Heroes & Champions

Jumbo Reilly

An Oregon Folktale

retold by S.E. Schlosser

Jumbo Reilly was a giant of a fellow with the build and strength of a grizzly bear and a grumpy nature to boot.  He was the roughest, toughest fellow in Portland back in the Wild West days and he soon found himself a job as a bouncer at Gus Erickson’s saloon, which was famed both for its ferocious fist fights and for having the longest bar in the world.  Jumbo soon earned a reputation as the meanest bouncer in the city, and nobody – not even miners bound for the gold fields of California or sailors who’d been aboard ship for three years without settin’ eyes on a lady - messed around more than once with Jumbo.  

'Course, there's an exception to every rule. 

There was one fellow who took on Jumbo Reilly the bouncer more than once.  Although, turns out it was a sort-of accident.  He was a sailor-boy just back from Shanghai; just a runt of a fellow, skinny as a rake who couldn'ta weighed more than a hundred pounds.  Well, this fellow got himself so drunk on whiskey that he started getting loud and obnoxious and pestering the other customers what were drinking in the saloon.  So Jumbo lifted the tiny lad right off his feet and bounced him out the main door. 

A few minutes later, who should stroll in the side door of the saloon but the tiny little drunken sailor?  He made a beeline for the bar, and had almost reached it when Jumbo lifted him up and bounced him right back outside.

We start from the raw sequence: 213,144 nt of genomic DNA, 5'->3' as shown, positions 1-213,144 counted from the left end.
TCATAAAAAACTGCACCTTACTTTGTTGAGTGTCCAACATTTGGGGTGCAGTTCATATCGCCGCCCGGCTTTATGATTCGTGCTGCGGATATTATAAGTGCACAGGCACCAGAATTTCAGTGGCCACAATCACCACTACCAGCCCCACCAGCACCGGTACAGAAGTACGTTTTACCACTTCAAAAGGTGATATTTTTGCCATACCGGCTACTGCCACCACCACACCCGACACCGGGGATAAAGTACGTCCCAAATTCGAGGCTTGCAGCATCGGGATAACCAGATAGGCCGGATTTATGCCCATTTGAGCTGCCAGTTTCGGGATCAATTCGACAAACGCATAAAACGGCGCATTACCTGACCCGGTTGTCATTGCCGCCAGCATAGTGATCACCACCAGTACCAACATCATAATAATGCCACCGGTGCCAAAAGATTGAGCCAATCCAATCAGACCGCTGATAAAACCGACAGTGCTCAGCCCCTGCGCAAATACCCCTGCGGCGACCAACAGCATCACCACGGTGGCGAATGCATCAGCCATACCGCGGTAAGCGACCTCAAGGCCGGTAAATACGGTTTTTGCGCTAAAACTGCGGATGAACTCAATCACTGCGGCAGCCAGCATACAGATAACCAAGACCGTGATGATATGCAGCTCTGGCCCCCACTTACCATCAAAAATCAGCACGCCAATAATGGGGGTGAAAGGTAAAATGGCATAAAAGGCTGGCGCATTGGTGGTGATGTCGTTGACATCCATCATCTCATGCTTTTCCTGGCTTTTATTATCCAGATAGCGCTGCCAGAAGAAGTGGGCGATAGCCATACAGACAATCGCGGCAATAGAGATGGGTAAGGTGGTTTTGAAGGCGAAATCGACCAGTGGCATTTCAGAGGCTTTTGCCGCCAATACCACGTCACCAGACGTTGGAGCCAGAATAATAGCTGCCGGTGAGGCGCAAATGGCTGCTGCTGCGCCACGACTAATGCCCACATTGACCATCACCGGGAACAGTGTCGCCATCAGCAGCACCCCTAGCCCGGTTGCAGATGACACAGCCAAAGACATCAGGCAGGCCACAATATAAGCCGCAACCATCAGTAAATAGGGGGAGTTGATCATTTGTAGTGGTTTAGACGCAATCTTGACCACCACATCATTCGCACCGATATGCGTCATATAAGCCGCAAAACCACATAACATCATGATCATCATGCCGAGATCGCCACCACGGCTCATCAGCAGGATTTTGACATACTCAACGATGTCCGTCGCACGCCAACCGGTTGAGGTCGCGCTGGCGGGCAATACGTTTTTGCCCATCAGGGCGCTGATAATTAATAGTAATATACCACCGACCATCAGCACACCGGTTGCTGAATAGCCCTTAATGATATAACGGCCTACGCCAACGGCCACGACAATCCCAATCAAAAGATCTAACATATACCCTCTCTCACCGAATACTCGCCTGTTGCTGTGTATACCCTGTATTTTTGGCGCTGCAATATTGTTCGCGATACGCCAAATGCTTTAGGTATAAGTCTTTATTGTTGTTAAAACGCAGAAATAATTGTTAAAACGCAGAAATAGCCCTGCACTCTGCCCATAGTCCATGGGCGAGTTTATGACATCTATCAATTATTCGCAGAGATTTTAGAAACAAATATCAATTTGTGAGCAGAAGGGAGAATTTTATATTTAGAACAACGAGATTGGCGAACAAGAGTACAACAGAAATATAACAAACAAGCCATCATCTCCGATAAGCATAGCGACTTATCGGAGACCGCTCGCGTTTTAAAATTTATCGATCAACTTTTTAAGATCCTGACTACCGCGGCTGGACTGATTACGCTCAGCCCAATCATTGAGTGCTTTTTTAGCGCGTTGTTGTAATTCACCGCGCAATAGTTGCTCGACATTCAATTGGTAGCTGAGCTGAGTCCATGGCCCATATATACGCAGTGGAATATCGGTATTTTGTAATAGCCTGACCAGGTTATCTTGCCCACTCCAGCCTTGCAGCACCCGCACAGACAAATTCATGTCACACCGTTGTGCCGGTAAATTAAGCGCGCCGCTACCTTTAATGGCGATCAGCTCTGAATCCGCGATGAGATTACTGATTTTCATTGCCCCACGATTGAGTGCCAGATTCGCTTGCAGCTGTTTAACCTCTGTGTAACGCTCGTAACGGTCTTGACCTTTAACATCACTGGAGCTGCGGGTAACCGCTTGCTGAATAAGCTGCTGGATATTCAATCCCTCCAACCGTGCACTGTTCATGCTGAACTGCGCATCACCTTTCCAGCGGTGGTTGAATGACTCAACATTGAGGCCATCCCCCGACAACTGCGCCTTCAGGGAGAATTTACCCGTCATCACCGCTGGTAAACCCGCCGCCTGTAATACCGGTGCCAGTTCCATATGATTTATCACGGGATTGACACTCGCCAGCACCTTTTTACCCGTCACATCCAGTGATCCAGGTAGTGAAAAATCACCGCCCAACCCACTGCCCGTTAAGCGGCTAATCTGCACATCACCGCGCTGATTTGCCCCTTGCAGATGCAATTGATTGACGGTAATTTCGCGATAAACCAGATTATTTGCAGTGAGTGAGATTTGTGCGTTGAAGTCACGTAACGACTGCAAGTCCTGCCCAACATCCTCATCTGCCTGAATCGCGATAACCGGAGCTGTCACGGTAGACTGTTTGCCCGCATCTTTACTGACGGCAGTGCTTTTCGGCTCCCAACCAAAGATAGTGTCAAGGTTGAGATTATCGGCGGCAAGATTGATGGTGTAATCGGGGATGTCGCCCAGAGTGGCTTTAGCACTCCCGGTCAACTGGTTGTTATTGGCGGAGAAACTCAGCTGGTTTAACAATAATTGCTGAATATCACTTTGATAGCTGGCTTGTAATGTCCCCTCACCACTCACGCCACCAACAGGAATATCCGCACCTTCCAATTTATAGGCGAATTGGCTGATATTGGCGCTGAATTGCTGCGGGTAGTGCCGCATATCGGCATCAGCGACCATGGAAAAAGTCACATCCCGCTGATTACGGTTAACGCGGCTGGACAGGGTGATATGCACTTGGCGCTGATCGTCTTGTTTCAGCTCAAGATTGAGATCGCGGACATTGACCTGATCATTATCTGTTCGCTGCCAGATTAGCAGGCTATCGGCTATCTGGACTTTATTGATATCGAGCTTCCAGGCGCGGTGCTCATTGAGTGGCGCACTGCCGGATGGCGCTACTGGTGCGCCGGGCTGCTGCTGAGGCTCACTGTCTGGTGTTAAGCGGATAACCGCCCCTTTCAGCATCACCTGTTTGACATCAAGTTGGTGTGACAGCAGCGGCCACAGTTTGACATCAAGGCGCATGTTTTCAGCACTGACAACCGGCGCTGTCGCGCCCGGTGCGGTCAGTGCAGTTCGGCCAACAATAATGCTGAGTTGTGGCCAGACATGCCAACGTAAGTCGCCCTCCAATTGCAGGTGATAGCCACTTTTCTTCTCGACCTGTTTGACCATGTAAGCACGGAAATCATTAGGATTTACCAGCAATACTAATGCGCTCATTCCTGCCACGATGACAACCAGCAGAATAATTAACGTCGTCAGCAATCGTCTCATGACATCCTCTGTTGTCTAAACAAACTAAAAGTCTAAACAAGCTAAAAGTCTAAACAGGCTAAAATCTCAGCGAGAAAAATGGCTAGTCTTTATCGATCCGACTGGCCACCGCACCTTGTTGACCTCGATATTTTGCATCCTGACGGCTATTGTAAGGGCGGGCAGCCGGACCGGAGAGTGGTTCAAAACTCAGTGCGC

To Jumbo's surprise, the sailor was back again a few minutes later, this time walking through the door on the far side of the saloon.  ‘Course, he ran smack dab into Jumbo as he was crossing the floor and Jumbo sent the teeny drunkard sailing head over tail right back the way he came in. 

Well, Jumbo thought he’d got rid of that pesky fellow at last, until five minutes later when he saw the same sailor boy rolled into the saloon through the back door!  Jumbo went to meet him, shaking his head in admiration for the tiny lad’s stubborn persistence. 

As Jumbo lifted him off his feet for the fourth time, the drunken sailor boy blinked blurrily up at him in dawning recognition and said:  “Jehosephat man! Are you the bouncer for every bar in town?”

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